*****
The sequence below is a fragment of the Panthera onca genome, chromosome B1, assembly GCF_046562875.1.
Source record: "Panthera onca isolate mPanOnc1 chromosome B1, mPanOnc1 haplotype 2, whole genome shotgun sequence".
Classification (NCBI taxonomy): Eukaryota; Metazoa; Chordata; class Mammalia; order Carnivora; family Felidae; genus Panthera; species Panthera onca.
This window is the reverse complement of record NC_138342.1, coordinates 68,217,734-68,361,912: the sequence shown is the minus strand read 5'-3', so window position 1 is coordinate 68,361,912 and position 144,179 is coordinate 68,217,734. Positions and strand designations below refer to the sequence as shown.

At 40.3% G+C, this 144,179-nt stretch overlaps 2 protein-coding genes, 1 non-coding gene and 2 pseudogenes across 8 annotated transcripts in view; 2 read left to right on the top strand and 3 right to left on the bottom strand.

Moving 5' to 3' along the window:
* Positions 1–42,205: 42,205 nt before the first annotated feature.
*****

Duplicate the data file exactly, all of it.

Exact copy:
The sequence below is a fragment of the Panthera onca genome, chromosome B1, assembly GCF_046562875.1.
Source record: "Panthera onca isolate mPanOnc1 chromosome B1, mPanOnc1 haplotype 2, whole genome shotgun sequence".
Classification (NCBI taxonomy): Eukaryota; Metazoa; Chordata; class Mammalia; order Carnivora; family Felidae; genus Panthera; species Panthera onca.
This window is the reverse complement of record NC_138342.1, coordinates 68,217,734-68,361,912: the sequence shown is the minus strand read 5'-3', so window position 1 is coordinate 68,361,912 and position 144,179 is coordinate 68,217,734. Positions and strand designations below refer to the sequence as shown.

At 40.3% G+C, this 144,179-nt stretch overlaps 2 protein-coding genes, 1 non-coding gene and 2 pseudogenes across 8 annotated transcripts in view; 2 read left to right on the top strand and 3 right to left on the bottom strand.

Moving 5' to 3' along the window:
* Positions 1–42,205: 42,205 nt before the first annotated feature.